Like millions of Americans, I voted early.
One morning earlier this month, I joined the long, serpentine line at Hixson Community Center (formerly Hixson Middle School) and — after about a 45-minute wait — cast my vote for president of the United States.
It felt like a weight lifted, like dropping a heavy backpack on the ground after a 10-mile hike.
Let me say first, I am a fan of standing in socially distanced queues. There is some psychological advantage to long lines that move quickly over short lines that only inch forward. It's why we take interstate highways over back roads, even when the driving times are equal.
I've always noticed that there is a certain reverence in voting lines, sort of like lining up to take communion in church. People are just happy to be there. Voting is a duty, and people seem to respect the act.
A man in front of me talked about how his grandfather used to line up all his (adult) grandkids and instruct them how to vote. He said they all nodded respectfully and then — correctly — went out and voted as they pleased.
Another man, who told me he is a retired school principal, stared wistfully at the old school building we were about to enter, perhaps seeing its red brick walls in a deeper way than those of us who hadn't spent a career breathing chalk dust and drinking faculty lounge coffee.
Eavesdropping on conversations while in line, I noticed that most people weren't talking about their choices for office but about the privilege of voting on a sunny day in middle America.
It reminded me that those of us who are voracious consumers of political news often forget that about 80% of Americans aren't deeply engaged in the partisan wars that consume the fervent 20% — your Facebook feed notwithstanding. I heard more conversation in the voter line about "What's for lunch?" than partisan squabbling about who will be the next president.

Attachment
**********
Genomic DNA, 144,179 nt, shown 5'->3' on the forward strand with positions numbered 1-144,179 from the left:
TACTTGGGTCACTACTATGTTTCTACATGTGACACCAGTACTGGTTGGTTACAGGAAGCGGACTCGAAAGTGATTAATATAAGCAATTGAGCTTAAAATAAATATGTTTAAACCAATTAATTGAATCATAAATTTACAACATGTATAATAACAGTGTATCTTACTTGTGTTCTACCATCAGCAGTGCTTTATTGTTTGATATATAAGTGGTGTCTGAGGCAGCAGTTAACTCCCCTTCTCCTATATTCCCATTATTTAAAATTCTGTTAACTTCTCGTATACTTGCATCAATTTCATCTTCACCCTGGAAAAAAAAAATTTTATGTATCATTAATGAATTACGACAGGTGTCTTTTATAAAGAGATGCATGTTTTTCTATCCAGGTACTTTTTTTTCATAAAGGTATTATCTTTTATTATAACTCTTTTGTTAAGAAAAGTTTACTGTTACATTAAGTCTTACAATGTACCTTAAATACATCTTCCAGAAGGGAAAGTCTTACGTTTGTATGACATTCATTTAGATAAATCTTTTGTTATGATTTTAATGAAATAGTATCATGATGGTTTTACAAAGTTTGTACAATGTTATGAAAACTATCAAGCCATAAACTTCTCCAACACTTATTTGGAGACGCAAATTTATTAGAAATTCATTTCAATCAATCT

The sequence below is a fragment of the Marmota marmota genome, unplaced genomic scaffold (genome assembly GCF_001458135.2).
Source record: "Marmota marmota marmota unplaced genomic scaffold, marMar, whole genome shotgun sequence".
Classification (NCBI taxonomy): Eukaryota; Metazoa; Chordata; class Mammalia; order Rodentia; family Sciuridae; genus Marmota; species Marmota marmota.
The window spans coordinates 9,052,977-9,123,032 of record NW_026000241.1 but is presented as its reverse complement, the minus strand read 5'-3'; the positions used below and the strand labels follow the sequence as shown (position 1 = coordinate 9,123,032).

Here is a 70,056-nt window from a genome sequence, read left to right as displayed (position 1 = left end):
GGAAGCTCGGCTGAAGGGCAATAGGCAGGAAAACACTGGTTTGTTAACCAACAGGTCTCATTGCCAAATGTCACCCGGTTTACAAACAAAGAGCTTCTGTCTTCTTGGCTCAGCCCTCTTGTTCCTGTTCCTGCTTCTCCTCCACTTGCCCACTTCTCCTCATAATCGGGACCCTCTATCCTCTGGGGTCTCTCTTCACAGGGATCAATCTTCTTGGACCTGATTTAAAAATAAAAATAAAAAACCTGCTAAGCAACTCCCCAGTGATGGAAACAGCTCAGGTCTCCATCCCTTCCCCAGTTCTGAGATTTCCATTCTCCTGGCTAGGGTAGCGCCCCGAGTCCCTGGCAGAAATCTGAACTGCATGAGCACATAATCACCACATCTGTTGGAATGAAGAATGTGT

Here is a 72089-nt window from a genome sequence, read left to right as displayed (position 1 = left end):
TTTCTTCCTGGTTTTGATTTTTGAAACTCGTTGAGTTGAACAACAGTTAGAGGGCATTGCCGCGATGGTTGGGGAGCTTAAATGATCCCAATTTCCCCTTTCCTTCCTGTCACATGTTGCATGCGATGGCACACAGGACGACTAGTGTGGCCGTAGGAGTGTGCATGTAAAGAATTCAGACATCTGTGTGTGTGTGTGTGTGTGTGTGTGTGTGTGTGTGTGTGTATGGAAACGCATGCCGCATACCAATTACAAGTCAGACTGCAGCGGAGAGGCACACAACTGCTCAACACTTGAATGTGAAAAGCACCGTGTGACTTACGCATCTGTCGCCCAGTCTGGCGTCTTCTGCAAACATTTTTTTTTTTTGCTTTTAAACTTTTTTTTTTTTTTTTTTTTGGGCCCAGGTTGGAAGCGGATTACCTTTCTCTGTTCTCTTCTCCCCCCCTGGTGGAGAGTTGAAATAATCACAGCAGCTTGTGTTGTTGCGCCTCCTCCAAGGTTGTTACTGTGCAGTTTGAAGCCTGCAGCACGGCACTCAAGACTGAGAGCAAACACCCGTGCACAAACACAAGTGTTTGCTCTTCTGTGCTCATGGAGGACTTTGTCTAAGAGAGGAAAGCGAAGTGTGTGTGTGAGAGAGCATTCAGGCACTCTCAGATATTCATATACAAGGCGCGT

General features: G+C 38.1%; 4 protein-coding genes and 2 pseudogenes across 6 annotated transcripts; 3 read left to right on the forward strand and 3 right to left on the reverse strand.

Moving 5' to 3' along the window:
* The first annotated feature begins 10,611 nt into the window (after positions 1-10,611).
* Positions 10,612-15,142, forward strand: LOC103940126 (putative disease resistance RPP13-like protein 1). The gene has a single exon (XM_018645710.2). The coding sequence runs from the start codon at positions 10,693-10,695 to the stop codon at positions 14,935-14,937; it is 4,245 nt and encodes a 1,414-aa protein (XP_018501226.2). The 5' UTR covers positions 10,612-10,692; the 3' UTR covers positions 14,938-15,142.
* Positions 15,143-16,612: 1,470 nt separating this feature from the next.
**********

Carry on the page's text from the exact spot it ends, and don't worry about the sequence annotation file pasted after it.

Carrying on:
An astounding 16% of Tennessee's registered voters participated in the first week of early balloting. The idea of Election Day has morphed into Voting Fortnight — which actually has a nice ring to it.
Meanwhile, the political signs all over the Hixson Community Center property were almost like holiday decorations — silent decorations, thankfully, like politicians with their mouths taped shut.
I was impressed by the professionalism of the election workers. They had set out bottled water for the voters, and they worked politely and efficiently behind Plexiglas to keep the line moving smartly.
The current early-voting system of scanning your driver's license and having a custom ballot instantly printed (pegged to your home address and relevant races) is a marvel.
The actual ballot-marking took only about three minutes. Something about getting older makes it harder to color inside the lines, so it took a few extra seconds for me to ink in my choices. Split ticket, as usual.
Seconds later, I emerged from the school feeling satisfied, also somehow lighter and happier.
After so much election noise, the actual voting process is accomplished in blissful silence, with cellphones put away and the voting area library-quiet.
It's just you, a pen, a piece of paper and the weight of American history.
Email Mark Kennedy at firstname.lastname@example.org.